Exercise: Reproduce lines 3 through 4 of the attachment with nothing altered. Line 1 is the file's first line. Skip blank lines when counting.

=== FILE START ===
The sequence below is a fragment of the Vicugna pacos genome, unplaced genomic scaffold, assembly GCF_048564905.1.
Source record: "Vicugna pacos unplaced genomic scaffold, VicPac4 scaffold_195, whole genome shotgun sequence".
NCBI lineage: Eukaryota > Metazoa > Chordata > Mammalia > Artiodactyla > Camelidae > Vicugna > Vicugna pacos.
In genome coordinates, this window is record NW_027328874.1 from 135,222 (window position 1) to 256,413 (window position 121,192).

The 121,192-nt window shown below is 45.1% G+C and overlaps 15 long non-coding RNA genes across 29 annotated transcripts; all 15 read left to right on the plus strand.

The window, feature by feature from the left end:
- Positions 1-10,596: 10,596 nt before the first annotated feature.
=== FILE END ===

NCBI lineage: Eukaryota > Metazoa > Chordata > Mammalia > Artiodactyla > Camelidae > Vicugna > Vicugna pacos.
In genome coordinates, this window is record NW_027328874.1 from 135,222 (window position 1) to 256,413 (window position 121,192).